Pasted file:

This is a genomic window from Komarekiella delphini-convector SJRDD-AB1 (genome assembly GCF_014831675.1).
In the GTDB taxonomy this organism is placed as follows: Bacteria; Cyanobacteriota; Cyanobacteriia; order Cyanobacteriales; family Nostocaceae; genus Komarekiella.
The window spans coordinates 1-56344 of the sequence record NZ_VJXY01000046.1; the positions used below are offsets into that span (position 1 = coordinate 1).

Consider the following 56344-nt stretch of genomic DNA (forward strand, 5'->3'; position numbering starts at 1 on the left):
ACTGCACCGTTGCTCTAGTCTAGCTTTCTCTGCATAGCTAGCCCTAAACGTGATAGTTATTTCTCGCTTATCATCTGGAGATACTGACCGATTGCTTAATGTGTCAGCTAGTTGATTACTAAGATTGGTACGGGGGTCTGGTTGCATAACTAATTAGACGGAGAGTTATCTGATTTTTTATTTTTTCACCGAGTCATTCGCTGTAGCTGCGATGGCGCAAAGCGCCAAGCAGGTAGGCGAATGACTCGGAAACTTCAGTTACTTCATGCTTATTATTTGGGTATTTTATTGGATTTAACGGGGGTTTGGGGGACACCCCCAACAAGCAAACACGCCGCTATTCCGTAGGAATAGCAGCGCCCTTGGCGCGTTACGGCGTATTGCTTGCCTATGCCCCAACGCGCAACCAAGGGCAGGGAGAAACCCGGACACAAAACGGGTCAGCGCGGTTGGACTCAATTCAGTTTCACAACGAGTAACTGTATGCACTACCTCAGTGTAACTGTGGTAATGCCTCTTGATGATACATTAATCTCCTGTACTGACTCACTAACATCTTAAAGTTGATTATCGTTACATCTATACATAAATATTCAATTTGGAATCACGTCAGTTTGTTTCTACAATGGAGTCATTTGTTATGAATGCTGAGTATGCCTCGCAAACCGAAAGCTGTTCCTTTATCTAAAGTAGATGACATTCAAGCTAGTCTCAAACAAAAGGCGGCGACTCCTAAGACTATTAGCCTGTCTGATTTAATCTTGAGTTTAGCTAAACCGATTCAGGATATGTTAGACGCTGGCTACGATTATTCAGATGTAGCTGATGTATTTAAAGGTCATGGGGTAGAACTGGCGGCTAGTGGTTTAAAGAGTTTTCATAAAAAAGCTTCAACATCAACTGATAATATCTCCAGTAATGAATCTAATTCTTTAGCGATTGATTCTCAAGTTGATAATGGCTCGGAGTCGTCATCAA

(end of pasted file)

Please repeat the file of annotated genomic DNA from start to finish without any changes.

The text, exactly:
This is a genomic window from Komarekiella delphini-convector SJRDD-AB1 (genome assembly GCF_014831675.1).
In the GTDB taxonomy this organism is placed as follows: Bacteria; Cyanobacteriota; Cyanobacteriia; order Cyanobacteriales; family Nostocaceae; genus Komarekiella.
The window spans coordinates 1-56344 of the sequence record NZ_VJXY01000046.1; the positions used below are offsets into that span (position 1 = coordinate 1).

Consider the following 56344-nt stretch of genomic DNA (forward strand, 5'->3'; position numbering starts at 1 on the left):
ACTGCACCGTTGCTCTAGTCTAGCTTTCTCTGCATAGCTAGCCCTAAACGTGATAGTTATTTCTCGCTTATCATCTGGAGATACTGACCGATTGCTTAATGTGTCAGCTAGTTGATTACTAAGATTGGTACGGGGGTCTGGTTGCATAACTAATTAGACGGAGAGTTATCTGATTTTTTATTTTTTCACCGAGTCATTCGCTGTAGCTGCGATGGCGCAAAGCGCCAAGCAGGTAGGCGAATGACTCGGAAACTTCAGTTACTTCATGCTTATTATTTGGGTATTTTATTGGATTTAACGGGGGTTTGGGGGACACCCCCAACAAGCAAACACGCCGCTATTCCGTAGGAATAGCAGCGCCCTTGGCGCGTTACGGCGTATTGCTTGCCTATGCCCCAACGCGCAACCAAGGGCAGGGAGAAACCCGGACACAAAACGGGTCAGCGCGGTTGGACTCAATTCAGTTTCACAACGAGTAACTGTATGCACTACCTCAGTGTAACTGTGGTAATGCCTCTTGATGATACATTAATCTCCTGTACTGACTCACTAACATCTTAAAGTTGATTATCGTTACATCTATACATAAATATTCAATTTGGAATCACGTCAGTTTGTTTCTACAATGGAGTCATTTGTTATGAATGCTGAGTATGCCTCGCAAACCGAAAGCTGTTCCTTTATCTAAAGTAGATGACATTCAAGCTAGTCTCAAACAAAAGGCGGCGACTCCTAAGACTATTAGCCTGTCTGATTTAATCTTGAGTTTAGCTAAACCGATTCAGGATATGTTAGACGCTGGCTACGATTATTCAGATGTAGCTGATGTATTTAAAGGTCATGGGGTAGAACTGGCGGCTAGTGGTTTAAAGAGTTTTCATAAAAAAGCTTCAACATCAACTGATAATATCTCCAGTAATGAATCTAATTCTTTAGCGATTGATTCTCAAGTTGATAATGGCTCGGAGTCGTCATCAA